China is a massive importer of plastic and paper waste, and scrapped electronic products like mobile phones and old computer hard drives. As with jobs, manufacturing and carbon emissions, it’s often cheaper for highly developed countries to outsource their waste management.
So is China becoming a global “dept of waste”?
Remember those horror stories about toxic e-waste from the West ending up in South Asia, China and Africa? Well, despite legislation banning the export of toxic e-waste, it still gets exported from wealthy countries under the guise of “used goods”, charity or simply via smuggling. Some 15 million poor workers (often children) in China, Pakistan, India, Ghana and Nigeria sift through hundreds of thousands of tons of dangerous e-waste every year.
This article in Bloomberg challenges the veracity of claims regarding the relationship between the West and the developing world vis-à-vis e-waste, claiming that 83% of materials put in recycling bins by American businesses is recycled domestically. But it’s based on official statistics, not illegal or grey market exportation. And those statistics are provided by the businesses themselves. I’m sorry, but that’s not fooling anyone except the most naive among us. With all of the loopholes and straight-up crime, rule of law isn’t just weak in China, but also lacks teeth in the US and Europe.
In terms of plastic and paper, over a third collected by state waste agencies in the UK ends up in China.
From the Guardian:
According to an International Solid Waste Association report to be released in October, worldwide trade of recyclable plastics is estimated at a total of 12m tonnes a year, valued at $5bn. It flows mainly from affluent western and northern countries to Asia, especially China, which again enjoys the lion’s share with about 70% of the global market. Europe is the major collective exporter with Hong Kong, the US, Japan, Germany and the UK representing the top five individual plastic scrap exporters.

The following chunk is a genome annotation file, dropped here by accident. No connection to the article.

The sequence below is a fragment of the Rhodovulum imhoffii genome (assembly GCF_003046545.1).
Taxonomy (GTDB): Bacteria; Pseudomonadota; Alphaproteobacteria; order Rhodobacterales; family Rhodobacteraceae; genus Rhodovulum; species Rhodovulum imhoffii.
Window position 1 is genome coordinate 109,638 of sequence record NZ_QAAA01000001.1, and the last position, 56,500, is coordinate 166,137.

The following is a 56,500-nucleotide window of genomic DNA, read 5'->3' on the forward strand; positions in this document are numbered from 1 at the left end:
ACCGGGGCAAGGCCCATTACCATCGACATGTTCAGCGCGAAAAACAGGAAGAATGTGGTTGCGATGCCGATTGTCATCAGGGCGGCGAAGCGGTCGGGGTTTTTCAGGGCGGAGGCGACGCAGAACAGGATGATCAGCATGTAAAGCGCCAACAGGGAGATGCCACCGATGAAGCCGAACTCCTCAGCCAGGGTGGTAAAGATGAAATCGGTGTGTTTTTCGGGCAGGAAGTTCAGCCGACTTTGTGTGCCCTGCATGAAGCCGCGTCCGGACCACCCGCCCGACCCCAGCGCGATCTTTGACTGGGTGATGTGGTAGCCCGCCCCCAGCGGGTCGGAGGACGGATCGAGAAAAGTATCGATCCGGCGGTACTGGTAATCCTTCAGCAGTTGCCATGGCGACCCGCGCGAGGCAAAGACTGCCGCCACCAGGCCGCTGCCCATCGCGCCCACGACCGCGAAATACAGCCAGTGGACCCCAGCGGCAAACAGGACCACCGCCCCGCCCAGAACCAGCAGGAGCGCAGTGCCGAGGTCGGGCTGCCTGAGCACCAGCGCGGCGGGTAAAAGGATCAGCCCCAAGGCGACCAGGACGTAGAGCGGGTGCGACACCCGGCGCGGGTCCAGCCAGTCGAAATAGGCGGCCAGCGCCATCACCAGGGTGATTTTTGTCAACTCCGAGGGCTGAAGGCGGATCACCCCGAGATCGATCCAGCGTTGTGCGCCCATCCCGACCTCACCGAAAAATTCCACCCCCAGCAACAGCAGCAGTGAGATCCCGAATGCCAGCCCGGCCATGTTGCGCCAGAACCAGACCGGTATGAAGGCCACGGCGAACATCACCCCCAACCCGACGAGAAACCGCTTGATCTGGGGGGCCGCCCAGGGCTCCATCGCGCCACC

And that’s with China’s so-called “Green Fence” policy, which officially restricts the importing of scrap plastics. But the recycling industry needs to do more because despite the fact that flooding the world with plastic is poisoning the oceans and thereby poisoning us, the amount of global plastic consumption is set to triple from 2007 levels to 45 million tons per year by 2015.
That statistic, straight from the Bureau of International Recycling (BIR) Plastics Committee chairman Surendra Borad, should scare the you-know-what out of anyone with half a brain.
Borad explained that these figures are backed up by a projection from CBI China that Chinese demand for recovered plastics could top 29 million tonnes by 2015, and that China (including Hong Kong) currently imports 8 – 9 million tonnes of plastics scrap each year, while domestic collection was around 13 million tonnes.
Sure it’s good if more plastic goods are recycled, but it’s far better if less are manufactured. Makes me think the last “R” in the “Reduce, Reuse, Recycle” mantra is pretty much the only one we are following and that we are ignoring the first two at our peril.